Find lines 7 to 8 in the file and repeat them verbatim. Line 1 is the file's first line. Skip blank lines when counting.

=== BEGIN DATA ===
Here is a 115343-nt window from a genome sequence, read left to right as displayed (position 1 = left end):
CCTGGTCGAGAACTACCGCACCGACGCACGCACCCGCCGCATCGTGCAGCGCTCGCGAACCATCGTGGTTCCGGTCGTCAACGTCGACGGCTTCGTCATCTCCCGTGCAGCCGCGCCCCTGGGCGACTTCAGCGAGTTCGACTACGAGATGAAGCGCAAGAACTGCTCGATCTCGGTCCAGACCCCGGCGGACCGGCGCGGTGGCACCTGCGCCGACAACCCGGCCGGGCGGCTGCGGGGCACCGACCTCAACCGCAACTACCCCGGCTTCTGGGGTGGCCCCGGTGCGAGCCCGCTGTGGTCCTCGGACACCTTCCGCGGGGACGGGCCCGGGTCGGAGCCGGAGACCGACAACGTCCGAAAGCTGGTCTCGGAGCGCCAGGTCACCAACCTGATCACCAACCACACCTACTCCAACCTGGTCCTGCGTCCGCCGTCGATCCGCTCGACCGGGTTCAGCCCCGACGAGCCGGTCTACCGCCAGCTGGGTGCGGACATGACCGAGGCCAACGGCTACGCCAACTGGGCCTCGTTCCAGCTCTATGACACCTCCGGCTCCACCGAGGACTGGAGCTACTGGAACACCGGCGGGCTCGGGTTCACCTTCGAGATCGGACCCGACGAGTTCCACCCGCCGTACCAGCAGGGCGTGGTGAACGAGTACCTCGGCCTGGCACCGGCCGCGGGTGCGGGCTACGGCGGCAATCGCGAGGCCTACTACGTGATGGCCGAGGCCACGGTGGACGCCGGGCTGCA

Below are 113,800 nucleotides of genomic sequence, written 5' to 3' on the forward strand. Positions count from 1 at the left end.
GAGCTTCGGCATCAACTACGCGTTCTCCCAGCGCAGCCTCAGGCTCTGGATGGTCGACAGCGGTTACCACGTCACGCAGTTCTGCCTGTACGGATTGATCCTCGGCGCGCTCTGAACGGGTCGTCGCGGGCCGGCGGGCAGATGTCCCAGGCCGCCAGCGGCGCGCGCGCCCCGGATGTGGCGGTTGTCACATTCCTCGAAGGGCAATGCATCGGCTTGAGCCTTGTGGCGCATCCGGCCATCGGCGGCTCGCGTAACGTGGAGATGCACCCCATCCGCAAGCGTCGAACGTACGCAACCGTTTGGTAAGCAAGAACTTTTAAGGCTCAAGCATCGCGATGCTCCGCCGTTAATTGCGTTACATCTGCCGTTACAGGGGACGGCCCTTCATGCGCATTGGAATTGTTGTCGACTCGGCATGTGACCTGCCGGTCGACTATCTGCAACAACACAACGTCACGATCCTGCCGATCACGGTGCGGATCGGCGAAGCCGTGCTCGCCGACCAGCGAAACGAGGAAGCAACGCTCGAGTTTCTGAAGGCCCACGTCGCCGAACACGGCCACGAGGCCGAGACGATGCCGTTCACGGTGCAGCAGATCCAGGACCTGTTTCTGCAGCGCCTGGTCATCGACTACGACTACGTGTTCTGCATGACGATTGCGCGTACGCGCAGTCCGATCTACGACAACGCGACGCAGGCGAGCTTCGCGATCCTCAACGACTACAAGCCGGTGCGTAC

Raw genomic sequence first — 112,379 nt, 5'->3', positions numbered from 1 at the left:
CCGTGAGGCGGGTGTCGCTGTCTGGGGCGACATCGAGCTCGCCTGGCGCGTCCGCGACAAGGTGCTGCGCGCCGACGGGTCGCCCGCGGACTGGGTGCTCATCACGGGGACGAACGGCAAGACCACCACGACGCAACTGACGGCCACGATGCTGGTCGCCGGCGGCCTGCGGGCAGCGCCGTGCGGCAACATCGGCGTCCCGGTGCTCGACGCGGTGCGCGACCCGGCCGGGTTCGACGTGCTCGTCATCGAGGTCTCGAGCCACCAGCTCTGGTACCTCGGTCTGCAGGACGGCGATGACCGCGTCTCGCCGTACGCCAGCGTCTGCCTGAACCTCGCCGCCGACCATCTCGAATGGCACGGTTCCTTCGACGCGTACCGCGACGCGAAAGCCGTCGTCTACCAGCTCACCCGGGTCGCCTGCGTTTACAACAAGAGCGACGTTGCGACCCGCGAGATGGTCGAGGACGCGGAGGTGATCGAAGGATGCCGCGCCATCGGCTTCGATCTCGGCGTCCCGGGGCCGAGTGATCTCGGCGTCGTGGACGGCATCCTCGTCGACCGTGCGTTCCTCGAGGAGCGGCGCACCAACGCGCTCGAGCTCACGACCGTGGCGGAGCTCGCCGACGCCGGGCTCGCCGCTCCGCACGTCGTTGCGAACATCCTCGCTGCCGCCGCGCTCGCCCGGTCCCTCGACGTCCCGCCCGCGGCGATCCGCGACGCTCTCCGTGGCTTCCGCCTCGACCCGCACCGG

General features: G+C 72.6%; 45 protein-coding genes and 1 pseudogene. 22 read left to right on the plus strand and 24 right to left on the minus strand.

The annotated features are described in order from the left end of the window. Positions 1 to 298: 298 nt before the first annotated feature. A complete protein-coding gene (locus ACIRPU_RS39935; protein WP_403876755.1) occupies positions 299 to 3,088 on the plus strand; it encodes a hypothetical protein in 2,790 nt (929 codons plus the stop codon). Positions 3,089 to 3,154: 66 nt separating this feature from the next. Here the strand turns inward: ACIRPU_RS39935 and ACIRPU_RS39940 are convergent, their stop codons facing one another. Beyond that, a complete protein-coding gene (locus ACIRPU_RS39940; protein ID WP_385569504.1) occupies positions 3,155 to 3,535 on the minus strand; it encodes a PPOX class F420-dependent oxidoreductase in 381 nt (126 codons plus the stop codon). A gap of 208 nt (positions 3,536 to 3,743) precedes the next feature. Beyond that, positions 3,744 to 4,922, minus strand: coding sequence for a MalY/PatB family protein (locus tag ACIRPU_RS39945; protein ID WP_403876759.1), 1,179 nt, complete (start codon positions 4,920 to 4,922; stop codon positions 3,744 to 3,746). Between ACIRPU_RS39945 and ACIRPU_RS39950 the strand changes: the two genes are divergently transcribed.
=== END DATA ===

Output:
General features: G+C 72.6%; 45 protein-coding genes and 1 pseudogene. 22 read left to right on the plus strand and 24 right to left on the minus strand.

The annotated features are described in order from the left end of the window. Positions 1 to 298: 298 nt before the first annotated feature. A complete protein-coding gene (locus ACIRPU_RS39935; protein WP_403876755.1) occupies positions 299 to 3,088 on the plus strand; it encodes a hypothetical protein in 2,790 nt (929 codons plus the stop codon). Positions 3,089 to 3,154: 66 nt separating this feature from the next. Here the strand turns inward: ACIRPU_RS39935 and ACIRPU_RS39940 are convergent, their stop codons facing one another. Beyond that, a complete protein-coding gene (locus ACIRPU_RS39940; protein ID WP_385569504.1) occupies positions 3,155 to 3,535 on the minus strand; it encodes a PPOX class F420-dependent oxidoreductase in 381 nt (126 codons plus the stop codon). A gap of 208 nt (positions 3,536 to 3,743) precedes the next feature. Beyond that, positions 3,744 to 4,922, minus strand: coding sequence for a MalY/PatB family protein (locus tag ACIRPU_RS39945; protein ID WP_403876759.1), 1,179 nt, complete (start codon positions 4,920 to 4,922; stop codon positions 3,744 to 3,746). Between ACIRPU_RS39945 and ACIRPU_RS39950 the strand changes: the two genes are divergently transcribed.